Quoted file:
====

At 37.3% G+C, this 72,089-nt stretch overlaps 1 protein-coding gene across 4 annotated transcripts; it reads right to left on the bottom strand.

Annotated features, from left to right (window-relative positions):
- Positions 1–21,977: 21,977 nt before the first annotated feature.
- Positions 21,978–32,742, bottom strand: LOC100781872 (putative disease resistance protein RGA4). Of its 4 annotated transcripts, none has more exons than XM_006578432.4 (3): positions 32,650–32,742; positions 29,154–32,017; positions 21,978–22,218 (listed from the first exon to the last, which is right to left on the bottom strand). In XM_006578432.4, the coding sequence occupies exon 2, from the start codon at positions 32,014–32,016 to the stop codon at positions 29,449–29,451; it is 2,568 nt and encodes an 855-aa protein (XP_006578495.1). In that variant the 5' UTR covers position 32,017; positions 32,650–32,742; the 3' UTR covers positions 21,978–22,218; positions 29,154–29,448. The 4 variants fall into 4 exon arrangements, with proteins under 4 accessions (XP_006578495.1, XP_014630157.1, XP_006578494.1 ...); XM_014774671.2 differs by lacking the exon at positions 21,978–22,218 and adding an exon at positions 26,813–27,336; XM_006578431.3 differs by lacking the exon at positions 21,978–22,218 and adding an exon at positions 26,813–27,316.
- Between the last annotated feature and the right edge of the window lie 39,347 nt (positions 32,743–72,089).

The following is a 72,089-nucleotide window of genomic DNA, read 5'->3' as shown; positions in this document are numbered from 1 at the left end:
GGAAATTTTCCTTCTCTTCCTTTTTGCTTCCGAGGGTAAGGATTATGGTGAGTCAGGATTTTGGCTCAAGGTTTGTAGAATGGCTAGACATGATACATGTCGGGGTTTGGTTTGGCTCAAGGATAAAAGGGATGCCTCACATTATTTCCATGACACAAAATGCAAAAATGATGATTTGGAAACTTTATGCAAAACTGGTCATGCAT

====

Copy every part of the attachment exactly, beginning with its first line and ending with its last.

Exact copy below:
At 37.3% G+C, this 72,089-nt stretch overlaps 1 protein-coding gene across 4 annotated transcripts; it reads right to left on the bottom strand.

Annotated features, from left to right (window-relative positions):
- Positions 1–21,977: 21,977 nt before the first annotated feature.
- Positions 21,978–32,742, bottom strand: LOC100781872 (putative disease resistance protein RGA4). Of its 4 annotated transcripts, none has more exons than XM_006578432.4 (3): positions 32,650–32,742; positions 29,154–32,017; positions 21,978–22,218 (listed from the first exon to the last, which is right to left on the bottom strand). In XM_006578432.4, the coding sequence occupies exon 2, from the start codon at positions 32,014–32,016 to the stop codon at positions 29,449–29,451; it is 2,568 nt and encodes an 855-aa protein (XP_006578495.1). In that variant the 5' UTR covers position 32,017; positions 32,650–32,742; the 3' UTR covers positions 21,978–22,218; positions 29,154–29,448. The 4 variants fall into 4 exon arrangements, with proteins under 4 accessions (XP_006578495.1, XP_014630157.1, XP_006578494.1 ...); XM_014774671.2 differs by lacking the exon at positions 21,978–22,218 and adding an exon at positions 26,813–27,336; XM_006578431.3 differs by lacking the exon at positions 21,978–22,218 and adding an exon at positions 26,813–27,316.
- Between the last annotated feature and the right edge of the window lie 39,347 nt (positions 32,743–72,089).

The following is a 72,089-nucleotide window of genomic DNA, read 5'->3' as shown; positions in this document are numbered from 1 at the left end:
GGAAATTTTCCTTCTCTTCCTTTTTGCTTCCGAGGGTAAGGATTATGGTGAGTCAGGATTTTGGCTCAAGGTTTGTAGAATGGCTAGACATGATACATGTCGGGGTTTGGTTTGGCTCAAGGATAAAAGGGATGCCTCACATTATTTCCATGACACAAAATGCAAAAATGATGATTTGGAAACTTTATGCAAAACTGGTCATGCAT